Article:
Resort owners not liable after man urinated on workmate

Laine Clark |

The High Court has found Daydream Island resort’s owners were not liable for a worker’s drunken act.
The High Court has found Daydream Island resort’s owners were not liable for a worker’s drunken act.

Unable to breath, Aaron Schokman woke up and discovered his work colleague Sean Hewett standing over him.

They had earlier been drinking at the staff bar at a Whitsunday Islands resort off the Queensland coast.

Mr Schokman had gone to bed in their shared employee accommodation on Daydream Island but roommate Mr Hewett continued drinking.

Mr Schokman woke up “in complete distress” about 30 minutes after his colleague’s 3am return.

Mr Hewett was standing over Mr Schokman’s bed with his pants down.

“He was urinating on Mr Schokman who was inhaling the urine and choking,” a High Court judgment said.

Mr Hewett, in a state of semi-consciousness, kept peeing on his roommate for a short period despite Mr Schokman yelling at him.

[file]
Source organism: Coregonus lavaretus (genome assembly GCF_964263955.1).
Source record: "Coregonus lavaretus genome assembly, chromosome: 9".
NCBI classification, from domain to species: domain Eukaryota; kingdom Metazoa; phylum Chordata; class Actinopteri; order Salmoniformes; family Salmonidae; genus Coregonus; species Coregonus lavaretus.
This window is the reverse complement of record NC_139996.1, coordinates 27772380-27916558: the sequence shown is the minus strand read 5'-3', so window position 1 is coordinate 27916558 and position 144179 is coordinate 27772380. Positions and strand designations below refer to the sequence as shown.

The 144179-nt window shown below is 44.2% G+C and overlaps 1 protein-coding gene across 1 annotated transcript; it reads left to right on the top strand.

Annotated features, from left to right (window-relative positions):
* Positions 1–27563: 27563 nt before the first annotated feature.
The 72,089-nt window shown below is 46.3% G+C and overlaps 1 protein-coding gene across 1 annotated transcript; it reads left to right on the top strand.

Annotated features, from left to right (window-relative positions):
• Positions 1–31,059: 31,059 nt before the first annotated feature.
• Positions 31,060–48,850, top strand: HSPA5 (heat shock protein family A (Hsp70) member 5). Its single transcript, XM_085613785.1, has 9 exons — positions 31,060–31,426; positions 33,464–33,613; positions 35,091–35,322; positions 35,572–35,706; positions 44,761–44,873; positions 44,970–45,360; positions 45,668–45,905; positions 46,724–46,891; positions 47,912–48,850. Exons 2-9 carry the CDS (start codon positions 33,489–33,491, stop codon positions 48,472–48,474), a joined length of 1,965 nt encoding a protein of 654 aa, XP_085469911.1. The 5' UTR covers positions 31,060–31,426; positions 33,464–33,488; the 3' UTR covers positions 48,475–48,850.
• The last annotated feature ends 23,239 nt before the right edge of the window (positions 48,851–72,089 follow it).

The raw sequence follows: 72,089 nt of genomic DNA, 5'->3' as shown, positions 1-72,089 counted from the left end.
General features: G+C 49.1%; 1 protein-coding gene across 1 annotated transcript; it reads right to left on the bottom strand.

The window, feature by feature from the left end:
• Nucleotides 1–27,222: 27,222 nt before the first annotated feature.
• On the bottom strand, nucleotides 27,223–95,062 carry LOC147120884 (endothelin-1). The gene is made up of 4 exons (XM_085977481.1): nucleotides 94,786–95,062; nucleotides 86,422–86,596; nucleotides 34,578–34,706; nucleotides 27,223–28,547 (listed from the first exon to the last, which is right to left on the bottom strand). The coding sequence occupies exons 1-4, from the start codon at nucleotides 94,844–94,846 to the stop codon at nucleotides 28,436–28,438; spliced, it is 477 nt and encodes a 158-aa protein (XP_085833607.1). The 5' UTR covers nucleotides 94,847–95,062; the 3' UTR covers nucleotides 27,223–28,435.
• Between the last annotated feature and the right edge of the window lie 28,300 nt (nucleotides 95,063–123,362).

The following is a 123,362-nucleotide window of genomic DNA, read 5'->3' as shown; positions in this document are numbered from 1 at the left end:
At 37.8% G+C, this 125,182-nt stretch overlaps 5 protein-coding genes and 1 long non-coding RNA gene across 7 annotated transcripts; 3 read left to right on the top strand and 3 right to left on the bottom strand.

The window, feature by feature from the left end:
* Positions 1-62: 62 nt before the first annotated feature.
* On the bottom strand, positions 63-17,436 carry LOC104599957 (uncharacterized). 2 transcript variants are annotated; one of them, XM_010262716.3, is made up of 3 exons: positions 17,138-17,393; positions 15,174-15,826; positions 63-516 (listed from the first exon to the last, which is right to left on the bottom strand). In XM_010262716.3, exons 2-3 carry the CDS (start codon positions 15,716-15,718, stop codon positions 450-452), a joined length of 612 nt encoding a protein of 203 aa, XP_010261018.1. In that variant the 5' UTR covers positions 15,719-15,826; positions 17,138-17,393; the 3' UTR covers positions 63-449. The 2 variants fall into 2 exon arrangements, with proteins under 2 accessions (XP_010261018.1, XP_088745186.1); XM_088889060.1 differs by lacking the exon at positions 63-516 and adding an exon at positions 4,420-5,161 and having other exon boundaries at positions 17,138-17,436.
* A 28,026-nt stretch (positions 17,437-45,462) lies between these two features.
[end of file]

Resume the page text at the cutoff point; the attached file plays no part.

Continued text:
Mr Hewett later repeatedly apologised to his work colleague.

Mr Schokman took resort owners CCIG Investments Pty Ltd to court after suffering a cataplectic attack – sudden, brief muscle weakness triggered by distress – as a result of the November 2016 incident.

Queensland’s Court of Appeal in March 2022 overturned a Supreme Court trial judge’s decision and found the resort owners were “vicariously liable” as an employer, ordering a $431,738 payout to Mr Schokman.

However, the High Court allowed an appeal and on Wednesday ordered that the March 2022 ruling be set aside.

“The High Court held that the appellant (CCIG Investments Pty Ltd) was not liable for the actions of Mr Hewett,” a judgment summary said.

The Court of Appeal in March 2022 overturned the Supreme Court judge’s decision, relying on Mr Hewett’s terms of employment to find the resort owners liable for the “tortious act”.

Under the employee contract, Mr Hewett was required to live at the resort’s staff accommodation.

“As Mr Hewett was obliged to occupy the room as an employee under his employment contract, not as a stranger, it followed that there was the requisite connection between his employment and his actions,” the High Court summary said of the 2022 decision.

But the court found Mr Hewett’s “wrongful act” was not done in the course or scope of employment.

“Nothing in the present case pointed to the drunken act of Mr Hewett being authorised, being in any way required by, or being incidental to, his employment,” the judgment summary said.

“In truth, it had no real connection to it.”